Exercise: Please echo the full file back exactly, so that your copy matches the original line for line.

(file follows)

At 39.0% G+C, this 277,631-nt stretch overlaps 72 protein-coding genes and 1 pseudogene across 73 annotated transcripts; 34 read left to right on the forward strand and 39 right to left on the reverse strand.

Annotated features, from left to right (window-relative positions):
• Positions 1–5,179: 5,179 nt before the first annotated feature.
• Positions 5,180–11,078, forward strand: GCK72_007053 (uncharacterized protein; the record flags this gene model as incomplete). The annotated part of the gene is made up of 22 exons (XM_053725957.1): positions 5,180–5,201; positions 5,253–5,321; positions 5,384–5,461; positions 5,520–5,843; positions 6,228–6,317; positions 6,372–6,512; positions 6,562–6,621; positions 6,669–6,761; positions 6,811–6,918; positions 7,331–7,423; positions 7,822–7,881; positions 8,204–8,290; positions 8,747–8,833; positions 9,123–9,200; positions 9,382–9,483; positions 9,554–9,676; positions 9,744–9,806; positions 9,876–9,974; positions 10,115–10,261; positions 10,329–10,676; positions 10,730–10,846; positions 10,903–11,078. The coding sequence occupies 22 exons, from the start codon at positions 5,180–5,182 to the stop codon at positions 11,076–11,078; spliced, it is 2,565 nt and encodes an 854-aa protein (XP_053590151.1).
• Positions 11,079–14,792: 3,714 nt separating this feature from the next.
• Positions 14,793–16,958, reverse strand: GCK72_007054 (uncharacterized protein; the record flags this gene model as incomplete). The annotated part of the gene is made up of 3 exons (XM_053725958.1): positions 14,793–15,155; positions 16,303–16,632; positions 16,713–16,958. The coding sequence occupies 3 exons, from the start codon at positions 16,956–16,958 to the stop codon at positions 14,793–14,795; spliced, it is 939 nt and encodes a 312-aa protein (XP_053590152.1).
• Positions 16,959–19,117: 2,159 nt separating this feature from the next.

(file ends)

At 39.0% G+C, this 277,631-nt stretch overlaps 72 protein-coding genes and 1 pseudogene across 73 annotated transcripts; 34 read left to right on the forward strand and 39 right to left on the reverse strand.

Annotated features, from left to right (window-relative positions):
• Positions 1–5,179: 5,179 nt before the first annotated feature.
• Positions 5,180–11,078, forward strand: GCK72_007053 (uncharacterized protein; the record flags this gene model as incomplete). The annotated part of the gene is made up of 22 exons (XM_053725957.1): positions 5,180–5,201; positions 5,253–5,321; positions 5,384–5,461; positions 5,520–5,843; positions 6,228–6,317; positions 6,372–6,512; positions 6,562–6,621; positions 6,669–6,761; positions 6,811–6,918; positions 7,331–7,423; positions 7,822–7,881; positions 8,204–8,290; positions 8,747–8,833; positions 9,123–9,200; positions 9,382–9,483; positions 9,554–9,676; positions 9,744–9,806; positions 9,876–9,974; positions 10,115–10,261; positions 10,329–10,676; positions 10,730–10,846; positions 10,903–11,078. The coding sequence occupies 22 exons, from the start codon at positions 5,180–5,182 to the stop codon at positions 11,076–11,078; spliced, it is 2,565 nt and encodes an 854-aa protein (XP_053590151.1).
• Positions 11,079–14,792: 3,714 nt separating this feature from the next.
• Positions 14,793–16,958, reverse strand: GCK72_007054 (uncharacterized protein; the record flags this gene model as incomplete). The annotated part of the gene is made up of 3 exons (XM_053725958.1): positions 14,793–15,155; positions 16,303–16,632; positions 16,713–16,958. The coding sequence occupies 3 exons, from the start codon at positions 16,956–16,958 to the stop codon at positions 14,793–14,795; spliced, it is 939 nt and encodes a 312-aa protein (XP_053590152.1).
• Positions 16,959–19,117: 2,159 nt separating this feature from the next.